Will pending investigations of insurance brokers halt the robust pace of the industry’s mergers and acquisitions (M&A) activity? In mid-October 2004, New York State Attorney General Eliot Spitzer filed a civil lawsuit against Marsh & McLennan Cos., alleging marketplace corruption via contingent commissions and bid rigging. While settlement talks are underway now, similar inquiries have been posited throughout the industry with Marsh and other brokers.
To pre-empt further regulatory scrutiny, some insurance brokers are removing contingency agreements. Arthur J. Gallagher & Co. is just the latest of the large U.S. brokers deciding to discontinue contingencies, following in the footsteps of Marsh & McLennan Cos., Aon Corp. and Willis Group Holdings Ltd. More will undoubtedly follow suit.
It is not yet clear what new fee or commission arrangements may replace contingencies. Any new fee/commission transition likely will result in minor disruption in revenue and earnings, but will not likely have a lasting impact on insurance brokers’ valuations and/or profitability.
The spectrum of investigation may raise questions about organizations that own both retail and wholesale brokers. In other words, is the wholesale broker getting the best rate and policy for the client? Or is the broker providing the business, without adequate competition, to the retail agent within their group? If “tying” is occurring, and the wholesale broker is not getting the best deal for the client, more stringent actions will likely be taken. At a minimum, adequate disclosure to the client may be the ultimate outcome in order to avoid a potential conflict. At a maximum, retail brokers may divest their wholesale operations.
Some acquirers, including banks and equity funds, may espouse a “wait-and-see” approach to their M&A strategies as they anticipate future industry challenges and await outcomes from the contingent payment issue. Other acquirers, like insurance brokers, will forge ahead with acquisitions, but will likely insist on deals structured to provide a “claw back” if contingent fees are eliminated or require repayment. Shareholders of acquired companies may seek deals structured to protect them from broker buyers if shareholders take stock as part of the consideration. They may want an opportunity for additional payment in cash or stock if contingent fees or commissions have to be repaid, or if the broker has to pay a substantial settlement. Deal structure will become more important than ever now.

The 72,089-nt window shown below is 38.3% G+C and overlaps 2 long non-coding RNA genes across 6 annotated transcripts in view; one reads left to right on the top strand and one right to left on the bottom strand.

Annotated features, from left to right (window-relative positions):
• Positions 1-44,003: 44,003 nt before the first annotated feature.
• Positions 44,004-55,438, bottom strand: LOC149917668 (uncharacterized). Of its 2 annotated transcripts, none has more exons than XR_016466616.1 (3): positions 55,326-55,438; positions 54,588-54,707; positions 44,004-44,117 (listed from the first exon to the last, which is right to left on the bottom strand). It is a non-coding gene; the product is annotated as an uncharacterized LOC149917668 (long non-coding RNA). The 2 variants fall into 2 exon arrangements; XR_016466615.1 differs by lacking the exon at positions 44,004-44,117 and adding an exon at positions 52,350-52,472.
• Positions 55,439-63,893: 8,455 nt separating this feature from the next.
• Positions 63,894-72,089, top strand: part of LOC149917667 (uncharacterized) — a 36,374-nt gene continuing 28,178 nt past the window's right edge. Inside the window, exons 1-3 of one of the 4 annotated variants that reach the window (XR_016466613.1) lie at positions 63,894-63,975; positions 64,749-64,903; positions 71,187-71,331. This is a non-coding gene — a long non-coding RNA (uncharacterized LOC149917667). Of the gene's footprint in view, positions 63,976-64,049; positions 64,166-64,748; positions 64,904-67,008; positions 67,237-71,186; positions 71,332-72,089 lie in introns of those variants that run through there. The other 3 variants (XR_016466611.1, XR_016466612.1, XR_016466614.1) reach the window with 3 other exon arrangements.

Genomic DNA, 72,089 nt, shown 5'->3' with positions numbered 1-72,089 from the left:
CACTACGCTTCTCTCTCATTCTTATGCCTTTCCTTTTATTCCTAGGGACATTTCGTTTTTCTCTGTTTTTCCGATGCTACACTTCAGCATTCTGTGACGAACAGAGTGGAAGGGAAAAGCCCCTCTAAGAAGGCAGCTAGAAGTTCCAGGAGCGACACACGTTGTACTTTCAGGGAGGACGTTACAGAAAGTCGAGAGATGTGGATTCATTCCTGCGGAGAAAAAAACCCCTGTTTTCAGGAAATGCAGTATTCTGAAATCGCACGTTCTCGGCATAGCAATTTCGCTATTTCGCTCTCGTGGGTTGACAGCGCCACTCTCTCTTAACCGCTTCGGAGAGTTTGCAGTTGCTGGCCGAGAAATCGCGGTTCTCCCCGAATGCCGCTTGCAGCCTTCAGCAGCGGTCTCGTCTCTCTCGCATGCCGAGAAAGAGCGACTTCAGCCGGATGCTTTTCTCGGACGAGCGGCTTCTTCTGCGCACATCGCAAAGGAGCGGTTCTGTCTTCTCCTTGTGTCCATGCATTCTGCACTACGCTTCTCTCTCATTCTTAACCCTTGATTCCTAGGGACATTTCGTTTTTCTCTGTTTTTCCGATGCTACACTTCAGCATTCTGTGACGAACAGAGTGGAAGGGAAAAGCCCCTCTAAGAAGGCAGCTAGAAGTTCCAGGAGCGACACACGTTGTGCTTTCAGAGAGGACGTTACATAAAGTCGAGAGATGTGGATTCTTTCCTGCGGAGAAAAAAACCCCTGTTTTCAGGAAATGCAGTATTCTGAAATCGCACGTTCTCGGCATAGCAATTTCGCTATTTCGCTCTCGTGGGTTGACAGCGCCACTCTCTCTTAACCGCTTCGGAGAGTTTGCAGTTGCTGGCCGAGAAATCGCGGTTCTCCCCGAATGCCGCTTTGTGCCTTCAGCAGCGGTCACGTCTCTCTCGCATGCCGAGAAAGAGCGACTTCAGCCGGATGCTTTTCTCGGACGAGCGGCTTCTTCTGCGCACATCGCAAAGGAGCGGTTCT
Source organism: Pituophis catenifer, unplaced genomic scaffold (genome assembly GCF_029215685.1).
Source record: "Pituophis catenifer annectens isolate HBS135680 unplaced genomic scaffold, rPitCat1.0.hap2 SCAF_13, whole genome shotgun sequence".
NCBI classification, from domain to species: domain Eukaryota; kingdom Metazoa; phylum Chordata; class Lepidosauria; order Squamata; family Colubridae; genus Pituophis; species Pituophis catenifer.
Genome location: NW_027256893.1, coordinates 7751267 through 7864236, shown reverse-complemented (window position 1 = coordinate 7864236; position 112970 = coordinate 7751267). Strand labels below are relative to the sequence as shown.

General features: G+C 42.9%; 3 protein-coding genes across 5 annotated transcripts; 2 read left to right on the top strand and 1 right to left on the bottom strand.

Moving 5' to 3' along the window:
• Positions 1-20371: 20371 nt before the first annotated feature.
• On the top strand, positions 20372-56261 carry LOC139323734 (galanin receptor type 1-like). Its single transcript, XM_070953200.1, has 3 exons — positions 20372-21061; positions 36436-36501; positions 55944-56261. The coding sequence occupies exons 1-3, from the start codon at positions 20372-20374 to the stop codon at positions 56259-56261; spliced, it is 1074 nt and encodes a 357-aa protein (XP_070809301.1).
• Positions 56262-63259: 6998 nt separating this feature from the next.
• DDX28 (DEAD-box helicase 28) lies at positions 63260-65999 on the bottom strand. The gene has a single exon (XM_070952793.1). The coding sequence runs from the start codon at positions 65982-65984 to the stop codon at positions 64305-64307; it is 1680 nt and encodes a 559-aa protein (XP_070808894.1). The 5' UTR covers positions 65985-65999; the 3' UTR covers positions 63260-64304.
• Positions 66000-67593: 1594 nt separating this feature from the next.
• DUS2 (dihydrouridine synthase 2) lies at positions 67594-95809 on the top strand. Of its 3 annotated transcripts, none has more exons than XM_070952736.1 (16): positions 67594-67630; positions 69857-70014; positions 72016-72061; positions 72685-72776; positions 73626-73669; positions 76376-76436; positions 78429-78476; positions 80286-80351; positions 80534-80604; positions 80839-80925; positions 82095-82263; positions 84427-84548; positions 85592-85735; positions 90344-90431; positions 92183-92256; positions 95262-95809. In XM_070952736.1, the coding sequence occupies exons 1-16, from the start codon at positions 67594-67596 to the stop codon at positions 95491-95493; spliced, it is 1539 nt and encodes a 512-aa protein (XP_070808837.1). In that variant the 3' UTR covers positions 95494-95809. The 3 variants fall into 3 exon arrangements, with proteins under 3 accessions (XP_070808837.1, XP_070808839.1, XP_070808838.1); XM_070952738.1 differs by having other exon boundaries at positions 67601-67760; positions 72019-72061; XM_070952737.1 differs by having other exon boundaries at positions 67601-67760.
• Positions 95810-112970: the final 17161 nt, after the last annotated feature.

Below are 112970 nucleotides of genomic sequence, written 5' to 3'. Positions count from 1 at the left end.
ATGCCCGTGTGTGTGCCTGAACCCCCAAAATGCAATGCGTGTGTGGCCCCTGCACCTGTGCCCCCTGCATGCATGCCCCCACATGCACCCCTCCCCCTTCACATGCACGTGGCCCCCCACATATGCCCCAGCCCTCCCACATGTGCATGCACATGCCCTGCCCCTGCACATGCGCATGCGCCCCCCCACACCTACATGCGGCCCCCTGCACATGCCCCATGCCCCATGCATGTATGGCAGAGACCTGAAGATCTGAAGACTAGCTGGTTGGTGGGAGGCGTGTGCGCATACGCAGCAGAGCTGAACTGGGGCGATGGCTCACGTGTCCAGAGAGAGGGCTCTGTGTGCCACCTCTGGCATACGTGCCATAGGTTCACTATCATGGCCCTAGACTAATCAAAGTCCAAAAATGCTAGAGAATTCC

So far this year, acquisitions have been robust. Year-to-date (as of Sept. 30, 2004), 56 insurance broker deals have been completed with an estimated revenue impact of $530 million. By comparison, there were 56 deals in all of 2003, which provided a total revenue impact of $330 million. Many of the middle-market brokers have already exceeded their total revenue acquired in 2003, including Brown & Brown ($99 million in 2004 vs. $40 million in 2003), Hub International Ltd. ($114 million vs. $33 million), U.S.I. Holdings ($129 million vs. $26 million).
In addition, there have been a greater number of larger deals in 2004, with six deals thus far in 2004 exceeding $25 million in revenue, up significantly from only two deals of this size in 2003.
This pace may slow slightly as the regulatory probes caution some potential bidders. However, acquisitions have become a critical growth component, as many public brokers must close the gap on declining organic revenue gains. With nearly 20,000 insurance brokers/agents as viable acquisition targets, public brokers have ample opportunities.